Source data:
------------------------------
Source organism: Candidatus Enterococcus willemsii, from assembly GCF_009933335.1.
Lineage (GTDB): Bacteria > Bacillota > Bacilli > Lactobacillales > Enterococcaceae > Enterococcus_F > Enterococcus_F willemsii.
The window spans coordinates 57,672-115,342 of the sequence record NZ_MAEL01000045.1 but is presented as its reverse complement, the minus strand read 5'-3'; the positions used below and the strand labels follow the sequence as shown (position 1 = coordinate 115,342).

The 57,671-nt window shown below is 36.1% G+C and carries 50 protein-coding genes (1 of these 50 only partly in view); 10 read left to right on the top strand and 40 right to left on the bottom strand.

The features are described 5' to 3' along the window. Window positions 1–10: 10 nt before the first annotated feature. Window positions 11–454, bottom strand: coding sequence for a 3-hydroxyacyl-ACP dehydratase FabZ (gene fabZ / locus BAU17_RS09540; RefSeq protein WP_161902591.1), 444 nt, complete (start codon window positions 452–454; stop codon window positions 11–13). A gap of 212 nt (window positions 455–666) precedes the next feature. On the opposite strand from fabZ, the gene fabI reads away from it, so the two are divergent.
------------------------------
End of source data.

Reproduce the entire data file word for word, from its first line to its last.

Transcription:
Source organism: Candidatus Enterococcus willemsii, from assembly GCF_009933335.1.
Lineage (GTDB): Bacteria > Bacillota > Bacilli > Lactobacillales > Enterococcaceae > Enterococcus_F > Enterococcus_F willemsii.
The window spans coordinates 57,672-115,342 of the sequence record NZ_MAEL01000045.1 but is presented as its reverse complement, the minus strand read 5'-3'; the positions used below and the strand labels follow the sequence as shown (position 1 = coordinate 115,342).

The 57,671-nt window shown below is 36.1% G+C and carries 50 protein-coding genes (1 of these 50 only partly in view); 10 read left to right on the top strand and 40 right to left on the bottom strand.

The features are described 5' to 3' along the window. Window positions 1–10: 10 nt before the first annotated feature. Window positions 11–454, bottom strand: coding sequence for a 3-hydroxyacyl-ACP dehydratase FabZ (gene fabZ / locus BAU17_RS09540; RefSeq protein WP_161902591.1), 444 nt, complete (start codon window positions 452–454; stop codon window positions 11–13). A gap of 212 nt (window positions 455–666) precedes the next feature. On the opposite strand from fabZ, the gene fabI reads away from it, so the two are divergent.